Faculty in the News - Archive
Sunday, December 12, 2004Professor Michael MillemannThe Washington Post
- Two weeks ago, Walter Arvinger, 55, of Baltimore, walked out of prison a free man, his life sentence having been commuted by Maryland Gov. Robert L. Ehrlich, Jr. Arvinger's cause over the past 18 months has been championed aggressively by a law clinic in the School of Law that was established recently to exonerate wrongly convicted inmates. "Walter Arvinger has spent 36 years locked up for something he didn't do, something he never should have been tried for in the first place," says Michael Millemann, JD, professor, School of Law and the clinic's founder. "It's an immense tragedy." Read More
Tuesday, December 7, 2004Dean Diane HoffmannWYPR Radio
- Diane Hoffmann, MS, JD, associate dean, director of the Law and Health Care Program, and professor, School of Law, was a guest on "The Marc Steiner Show" and was interviewed about malpractice reform.
Monday, December 6, 2004Professor Abraham DashAssociated Press (40 Publications)
- Constitutional law experts and attorneys are debating whether Maryland's governor violated the freedom of speech of a Baltimore Sun columnist and reporter when he banned state officials from talking to the journalists. Abraham Dash, JD, professor, School of Law, says the First Amendment prohibits the governor from trying to stop the paper from printing stories he does not like. Read More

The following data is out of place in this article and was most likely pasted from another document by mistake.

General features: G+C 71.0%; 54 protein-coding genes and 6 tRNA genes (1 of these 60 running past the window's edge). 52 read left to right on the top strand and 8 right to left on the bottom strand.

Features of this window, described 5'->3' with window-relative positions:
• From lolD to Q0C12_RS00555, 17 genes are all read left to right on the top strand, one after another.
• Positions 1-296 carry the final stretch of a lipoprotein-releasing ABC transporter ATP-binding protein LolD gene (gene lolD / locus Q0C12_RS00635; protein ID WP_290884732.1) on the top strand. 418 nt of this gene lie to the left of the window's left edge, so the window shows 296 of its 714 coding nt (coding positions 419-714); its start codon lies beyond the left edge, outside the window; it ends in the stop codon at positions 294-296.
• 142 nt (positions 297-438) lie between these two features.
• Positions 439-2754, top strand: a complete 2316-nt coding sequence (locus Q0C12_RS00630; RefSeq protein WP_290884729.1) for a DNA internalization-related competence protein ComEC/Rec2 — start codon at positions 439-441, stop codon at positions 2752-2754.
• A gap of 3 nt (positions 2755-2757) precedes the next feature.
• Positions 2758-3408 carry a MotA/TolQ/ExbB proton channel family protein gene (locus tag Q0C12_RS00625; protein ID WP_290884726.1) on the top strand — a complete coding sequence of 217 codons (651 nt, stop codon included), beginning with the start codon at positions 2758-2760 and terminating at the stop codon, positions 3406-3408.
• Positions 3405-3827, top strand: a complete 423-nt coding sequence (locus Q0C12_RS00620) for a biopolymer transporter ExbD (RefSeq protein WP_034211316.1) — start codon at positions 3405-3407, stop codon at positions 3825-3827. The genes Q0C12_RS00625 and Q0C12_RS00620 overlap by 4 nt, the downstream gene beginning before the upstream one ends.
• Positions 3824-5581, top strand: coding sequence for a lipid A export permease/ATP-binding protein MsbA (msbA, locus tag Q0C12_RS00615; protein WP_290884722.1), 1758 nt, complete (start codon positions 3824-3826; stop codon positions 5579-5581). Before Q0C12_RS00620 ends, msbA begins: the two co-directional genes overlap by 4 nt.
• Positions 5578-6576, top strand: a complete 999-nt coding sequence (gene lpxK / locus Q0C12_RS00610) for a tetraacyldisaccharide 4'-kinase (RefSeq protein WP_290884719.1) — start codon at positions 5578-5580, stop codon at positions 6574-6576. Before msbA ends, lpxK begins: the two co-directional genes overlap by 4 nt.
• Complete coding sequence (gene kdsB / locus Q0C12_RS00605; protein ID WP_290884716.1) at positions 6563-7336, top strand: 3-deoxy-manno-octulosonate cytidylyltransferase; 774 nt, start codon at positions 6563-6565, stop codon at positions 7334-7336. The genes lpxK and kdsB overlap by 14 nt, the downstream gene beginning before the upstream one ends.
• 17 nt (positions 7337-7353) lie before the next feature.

Sunday, December 5, 2004Dean Teresa LaMasterThe Baltimore Sun
- Not since the adoption of the Xerox machine 45 years ago has the centuries-old legal profession been so affected by new technology. While most students are familiar with the Internet and other electric technology advances, “trying to harness all of that recreational knowledge and turn it into professional expertise is a challenge for all law schools,” says Dean LaMaster, assistant dean for technology affairs.
Saturday, December 4, 2004Professor Michael GreenbergerArizona Republic
- President Bush has picked former New York police commissioner Bernard Kerik to serve as Homeland Security secretary. Kerik is a seasoned police veteran who played a key role in the city's response to the Sept. 11 terrorist attacks. Says Michael Greenberger, JD, director of the Center for Health and Homeland Security and professor, School of Law, "The Southwest border is the most critical issue (Bernard Kerik) has right now. I don't know what he knows about border issues now. But we can be as confident as we can be that he'll be a quick learner and that the border will be on the top of his priority list." Read More
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